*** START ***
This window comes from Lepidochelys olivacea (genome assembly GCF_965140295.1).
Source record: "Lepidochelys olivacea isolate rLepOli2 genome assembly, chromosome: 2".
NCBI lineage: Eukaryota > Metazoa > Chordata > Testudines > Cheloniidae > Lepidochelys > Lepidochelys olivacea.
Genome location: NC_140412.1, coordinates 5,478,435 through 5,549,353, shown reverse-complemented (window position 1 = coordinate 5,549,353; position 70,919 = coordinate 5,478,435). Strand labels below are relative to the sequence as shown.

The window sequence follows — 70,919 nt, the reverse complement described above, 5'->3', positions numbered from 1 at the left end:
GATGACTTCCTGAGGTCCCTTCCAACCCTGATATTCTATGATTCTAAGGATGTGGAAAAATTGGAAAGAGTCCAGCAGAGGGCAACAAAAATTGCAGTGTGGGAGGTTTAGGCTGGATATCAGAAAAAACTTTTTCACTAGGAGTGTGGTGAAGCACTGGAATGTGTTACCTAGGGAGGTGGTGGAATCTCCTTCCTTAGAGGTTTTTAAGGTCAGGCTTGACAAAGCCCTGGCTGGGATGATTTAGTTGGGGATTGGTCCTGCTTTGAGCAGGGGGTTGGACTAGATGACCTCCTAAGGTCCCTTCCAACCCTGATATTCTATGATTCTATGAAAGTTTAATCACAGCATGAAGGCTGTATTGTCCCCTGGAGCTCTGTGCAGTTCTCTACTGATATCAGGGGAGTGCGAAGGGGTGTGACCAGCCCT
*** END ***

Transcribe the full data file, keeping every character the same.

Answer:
This window comes from Lepidochelys olivacea (genome assembly GCF_965140295.1).
Source record: "Lepidochelys olivacea isolate rLepOli2 genome assembly, chromosome: 2".
NCBI lineage: Eukaryota > Metazoa > Chordata > Testudines > Cheloniidae > Lepidochelys > Lepidochelys olivacea.
Genome location: NC_140412.1, coordinates 5,478,435 through 5,549,353, shown reverse-complemented (window position 1 = coordinate 5,549,353; position 70,919 = coordinate 5,478,435). Strand labels below are relative to the sequence as shown.

The window sequence follows — 70,919 nt, the reverse complement described above, 5'->3', positions numbered from 1 at the left end:
GATGACTTCCTGAGGTCCCTTCCAACCCTGATATTCTATGATTCTAAGGATGTGGAAAAATTGGAAAGAGTCCAGCAGAGGGCAACAAAAATTGCAGTGTGGGAGGTTTAGGCTGGATATCAGAAAAAACTTTTTCACTAGGAGTGTGGTGAAGCACTGGAATGTGTTACCTAGGGAGGTGGTGGAATCTCCTTCCTTAGAGGTTTTTAAGGTCAGGCTTGACAAAGCCCTGGCTGGGATGATTTAGTTGGGGATTGGTCCTGCTTTGAGCAGGGGGTTGGACTAGATGACCTCCTAAGGTCCCTTCCAACCCTGATATTCTATGATTCTATGAAAGTTTAATCACAGCATGAAGGCTGTATTGTCCCCTGGAGCTCTGTGCAGTTCTCTACTGATATCAGGGGAGTGCGAAGGGGTGTGACCAGCCCT